Client Guide/FAQ

So, what exactly is a medical/scientific illustrator?

    Good question! When I tell people that I studied to be a scientific and medical illustrator, I am often met with raised eyebrows and confusion, but the idea is actually fairly straightforward. Many concepts in both medicine and the wider sciences are actually much better explained to people using images and pictures rather than words. Think of all the pictures in your science textbooks that may have helped you to grasp a tough concept. Medical illustrations have a long history in the study and practice of anatomy and surgery, where the physical relationship between the different objects (be they muscle, bone, nerves, or ligaments) is so crucial to the doctor's ability to practice his craft. An illustration can also often show the details of a scientific specimen (a new species of insect, or a fossilized bone) more accurately than a photograph (especially if the specimen is small or damaged) and allow research scientists to better categorize their findings and share them with others. Illustrations can depict concepts and information that cannot otherwise be visualized, such as drug mechanism of action, or the complex life cycle of a parasite. Advertising, pharmaceutical, medical-legal, and education industries all have need for clear and accurate images to illustrate scientific information. The applications for medical and scientific illustrations are nearly endless, and it is a field that is growing as demand for accurate and approachable scientific information increases.

How did you become a medical/scientific illustrator?

    As an undergraduate, I majored in Biology, and while I didn't know at that point what career I would want to pursue, I stuffed my schedule with as many art and cinema/media classes as I could fit, simply because it was something I enjoyed doing. Once I learned that there was a way I could pursue both of these passions simultaneously, I was ecstatic. I sought admission at the University of Illinois at Chicago and in 2014 completed my Master of Science in Biomedical Visualization, one of four highly competitive programs in the U.S. and Canada that is accredited by the Commission on Accreditation of Allied Health Education Programs (CAAHEP). In addition to studying topics in anatomy, surgery, and pathophysiology alongside medical students, I also received extensive training in a wide range of illustration, animation, and graphic design skills, from traditional to digital.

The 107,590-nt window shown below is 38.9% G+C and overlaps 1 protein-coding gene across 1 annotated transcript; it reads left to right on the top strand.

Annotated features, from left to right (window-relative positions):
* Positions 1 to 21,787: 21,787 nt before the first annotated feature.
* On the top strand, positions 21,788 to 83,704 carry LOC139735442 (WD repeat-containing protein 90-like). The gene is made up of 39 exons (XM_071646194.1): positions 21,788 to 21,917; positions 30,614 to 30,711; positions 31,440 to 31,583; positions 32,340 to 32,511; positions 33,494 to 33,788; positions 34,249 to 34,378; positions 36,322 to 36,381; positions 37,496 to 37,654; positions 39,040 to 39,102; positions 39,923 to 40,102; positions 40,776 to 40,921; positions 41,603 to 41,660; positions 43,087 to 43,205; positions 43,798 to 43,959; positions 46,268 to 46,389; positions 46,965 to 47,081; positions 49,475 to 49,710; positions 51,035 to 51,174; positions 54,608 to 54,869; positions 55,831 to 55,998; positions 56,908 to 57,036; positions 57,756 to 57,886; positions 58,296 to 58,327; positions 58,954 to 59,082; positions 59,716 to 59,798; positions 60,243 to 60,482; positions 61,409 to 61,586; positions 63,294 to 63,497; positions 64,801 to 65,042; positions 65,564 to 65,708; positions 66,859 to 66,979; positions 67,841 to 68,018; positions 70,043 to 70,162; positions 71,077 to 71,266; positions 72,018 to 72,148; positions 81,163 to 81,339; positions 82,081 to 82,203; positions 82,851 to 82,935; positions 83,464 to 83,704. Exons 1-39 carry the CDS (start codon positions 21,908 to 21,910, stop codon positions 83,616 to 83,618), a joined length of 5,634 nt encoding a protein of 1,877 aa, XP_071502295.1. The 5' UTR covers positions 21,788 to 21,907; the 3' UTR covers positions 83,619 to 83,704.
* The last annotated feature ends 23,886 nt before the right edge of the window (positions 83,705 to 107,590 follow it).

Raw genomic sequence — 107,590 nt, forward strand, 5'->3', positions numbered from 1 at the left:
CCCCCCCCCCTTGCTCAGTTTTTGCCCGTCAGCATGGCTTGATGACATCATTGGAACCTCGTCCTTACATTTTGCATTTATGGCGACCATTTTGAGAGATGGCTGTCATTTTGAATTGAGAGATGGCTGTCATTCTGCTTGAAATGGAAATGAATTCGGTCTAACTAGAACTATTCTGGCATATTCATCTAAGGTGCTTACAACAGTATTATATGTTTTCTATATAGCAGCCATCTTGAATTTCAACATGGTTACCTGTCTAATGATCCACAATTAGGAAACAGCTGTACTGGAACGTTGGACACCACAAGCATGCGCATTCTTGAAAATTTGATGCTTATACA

What are your favorite subjects to illustrate?

While as a general rule I find most areas of study in the sciences to be interesting, my favorite projects tend to be related to patient education and health literacy, molecular and cell biology, ecology and natural sciences.

I have a project for you! What do I do? How do we work together?

Wonderful! I am looking forward to working on your project with you.

I strive to make the illustration creation process as smooth and straightforward as possible. While each project has its own needs and may flow a bit differently, these are the general steps for working on an illustration project with me (animation projects follow a slightly different process):